This lecture will present the challenges and opportunities of practicing architecture today. In a world increasingly defined by virtual social networks and isolating personal technologies (smartphones, iPads, etc.), David will argue for architecture’s unique capacity to intensify the social through the direct organization of space. New technologies are now inscribed into the material forms of cities, buildings, and dwellings. While these technologies seem to erode the dominance of social relations based on proximity and physical gathering, their pervasiveness has paradoxically placed increasing importance on the interpersonal and the corporeal. Responding to this paradox in ways formal and contingent, at scales large and small, David will argue for the amplification of social relationships by orchestrating embodied space.
There is a Light that Never Goes Out – The Materiality of Glass by Michelle Howard
22 April 2014 5:00 pm at SAUL Studio
Michelle Howard is an Irish Architect with a practice in Berlin and a Professorship in Vienna. She has spent much of her career collaborating with some of the most important Architectural practices in the world. Notably she spent 6 years from her 20s to early 30s collaborating with the Renzo Piano Building Workshop in both the Genoa and Paris office and then led the project with for the IMAX Cinema complex, part of the Potsdamer Platz urban ensemble in Berlin. In the next 6 years until the end of her 30s she led the construction of two seminal projects for the Office for Metropolitan Architecture, the Dutch embassy in Berlin and the Casa da Musica in Porto. „At last, so sighed the professional world, at last Rem Koolhaas makes with his Office for Metropolitan Architecture, which has had until now through polemic and theoretical furore an undisputed influence on world architecture, really really good architecture.“ Dietmar Steiner, Der Standard newspaper, Austria. Michelle continues to work occasionally with OMA in an advisory capacity.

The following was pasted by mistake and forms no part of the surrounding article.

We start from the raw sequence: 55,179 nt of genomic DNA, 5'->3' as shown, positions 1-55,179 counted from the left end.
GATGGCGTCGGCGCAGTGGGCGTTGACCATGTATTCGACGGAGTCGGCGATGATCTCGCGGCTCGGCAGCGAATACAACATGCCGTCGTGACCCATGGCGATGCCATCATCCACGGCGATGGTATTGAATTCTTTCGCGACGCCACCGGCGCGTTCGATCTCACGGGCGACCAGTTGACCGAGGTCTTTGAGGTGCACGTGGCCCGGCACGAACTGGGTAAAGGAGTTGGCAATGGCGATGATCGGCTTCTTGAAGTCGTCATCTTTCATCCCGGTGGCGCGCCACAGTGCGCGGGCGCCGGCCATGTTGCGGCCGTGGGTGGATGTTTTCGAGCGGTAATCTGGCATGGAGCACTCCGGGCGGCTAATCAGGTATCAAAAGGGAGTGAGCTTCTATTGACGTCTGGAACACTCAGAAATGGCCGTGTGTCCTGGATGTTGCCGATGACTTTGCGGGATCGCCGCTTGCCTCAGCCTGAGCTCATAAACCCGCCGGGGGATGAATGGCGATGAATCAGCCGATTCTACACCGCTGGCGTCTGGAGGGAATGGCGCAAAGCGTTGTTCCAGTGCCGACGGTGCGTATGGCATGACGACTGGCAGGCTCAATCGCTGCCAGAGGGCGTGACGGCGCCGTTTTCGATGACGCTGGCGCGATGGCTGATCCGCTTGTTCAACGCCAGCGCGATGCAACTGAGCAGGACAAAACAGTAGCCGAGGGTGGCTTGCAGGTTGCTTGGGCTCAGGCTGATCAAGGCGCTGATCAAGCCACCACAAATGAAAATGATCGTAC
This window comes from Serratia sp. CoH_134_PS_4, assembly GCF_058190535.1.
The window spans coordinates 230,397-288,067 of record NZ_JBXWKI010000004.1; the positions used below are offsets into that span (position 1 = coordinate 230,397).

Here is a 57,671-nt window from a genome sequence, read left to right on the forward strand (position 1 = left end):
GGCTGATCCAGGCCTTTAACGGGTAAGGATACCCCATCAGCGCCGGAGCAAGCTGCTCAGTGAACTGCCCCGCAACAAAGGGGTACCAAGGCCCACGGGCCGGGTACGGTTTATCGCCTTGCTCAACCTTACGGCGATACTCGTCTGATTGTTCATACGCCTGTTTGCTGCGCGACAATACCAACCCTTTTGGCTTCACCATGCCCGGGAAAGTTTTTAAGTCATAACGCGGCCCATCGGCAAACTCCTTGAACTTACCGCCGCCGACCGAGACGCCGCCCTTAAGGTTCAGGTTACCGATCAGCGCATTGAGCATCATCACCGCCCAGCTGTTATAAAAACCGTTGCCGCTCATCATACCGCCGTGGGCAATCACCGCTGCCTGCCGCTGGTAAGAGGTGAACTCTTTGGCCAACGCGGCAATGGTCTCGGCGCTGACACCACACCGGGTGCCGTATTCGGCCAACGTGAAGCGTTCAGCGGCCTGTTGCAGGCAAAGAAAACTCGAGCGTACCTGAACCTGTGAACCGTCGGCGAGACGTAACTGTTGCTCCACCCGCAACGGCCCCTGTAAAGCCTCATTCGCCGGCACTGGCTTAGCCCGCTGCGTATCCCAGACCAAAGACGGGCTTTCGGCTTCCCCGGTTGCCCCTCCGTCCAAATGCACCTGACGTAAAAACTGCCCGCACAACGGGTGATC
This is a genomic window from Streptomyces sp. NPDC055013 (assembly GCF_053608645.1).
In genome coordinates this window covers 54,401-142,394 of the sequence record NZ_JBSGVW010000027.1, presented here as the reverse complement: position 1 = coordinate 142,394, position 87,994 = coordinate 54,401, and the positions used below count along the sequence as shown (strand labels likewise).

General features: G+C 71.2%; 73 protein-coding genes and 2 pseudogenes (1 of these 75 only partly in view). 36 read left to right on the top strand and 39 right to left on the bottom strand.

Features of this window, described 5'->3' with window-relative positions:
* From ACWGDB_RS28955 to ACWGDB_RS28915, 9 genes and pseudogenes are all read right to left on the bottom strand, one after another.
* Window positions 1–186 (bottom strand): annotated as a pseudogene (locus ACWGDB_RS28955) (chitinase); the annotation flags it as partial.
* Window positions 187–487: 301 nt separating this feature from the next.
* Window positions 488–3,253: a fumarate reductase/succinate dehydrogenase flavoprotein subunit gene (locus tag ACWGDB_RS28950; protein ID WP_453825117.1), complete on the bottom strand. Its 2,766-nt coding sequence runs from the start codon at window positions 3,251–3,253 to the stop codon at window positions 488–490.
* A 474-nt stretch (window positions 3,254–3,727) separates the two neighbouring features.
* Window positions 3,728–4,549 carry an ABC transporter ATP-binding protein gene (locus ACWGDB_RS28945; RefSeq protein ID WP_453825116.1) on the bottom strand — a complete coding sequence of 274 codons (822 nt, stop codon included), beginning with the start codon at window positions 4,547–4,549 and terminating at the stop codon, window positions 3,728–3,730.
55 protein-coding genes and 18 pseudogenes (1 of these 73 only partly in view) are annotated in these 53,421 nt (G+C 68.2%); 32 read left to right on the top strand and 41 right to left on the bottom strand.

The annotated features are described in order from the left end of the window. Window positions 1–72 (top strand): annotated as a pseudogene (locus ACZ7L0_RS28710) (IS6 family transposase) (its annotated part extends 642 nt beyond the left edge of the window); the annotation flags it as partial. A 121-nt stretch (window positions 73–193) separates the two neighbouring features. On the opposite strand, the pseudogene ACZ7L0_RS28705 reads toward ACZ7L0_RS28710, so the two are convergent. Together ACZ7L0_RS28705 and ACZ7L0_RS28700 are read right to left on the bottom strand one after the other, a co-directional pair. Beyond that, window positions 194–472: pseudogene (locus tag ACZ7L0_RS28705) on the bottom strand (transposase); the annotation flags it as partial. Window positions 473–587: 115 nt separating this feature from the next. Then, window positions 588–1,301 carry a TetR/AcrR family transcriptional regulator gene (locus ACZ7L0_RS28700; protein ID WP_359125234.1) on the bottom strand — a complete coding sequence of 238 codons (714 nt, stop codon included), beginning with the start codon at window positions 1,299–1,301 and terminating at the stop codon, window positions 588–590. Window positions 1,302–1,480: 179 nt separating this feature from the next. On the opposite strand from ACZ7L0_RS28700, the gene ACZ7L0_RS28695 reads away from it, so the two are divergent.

Michelle Howard is a Professor of Architecture and head of the Platform for Construction, Materials and Technology at the Academy of Fine Arts Vienna. She currently working on a publication which documents the platform and its working methods, called Research, Observe, Make and is due to appear in the coming months.
In her office in Berlin, called constructconcept, she maintains a small structure where she can both contribute to other projects and gain support when her own activities demand it and believes that good architecture is the result of great teamwork. constructconcept is committed to the fusion of design, construction and environment in architecture, without compromise. The interdependency of these elements is constantly reasserted, while existing qualities are rediscovered and enhanced. Rather than searching blindly for solutions we stand back and search for the real questions, finding inspiration in what is already there.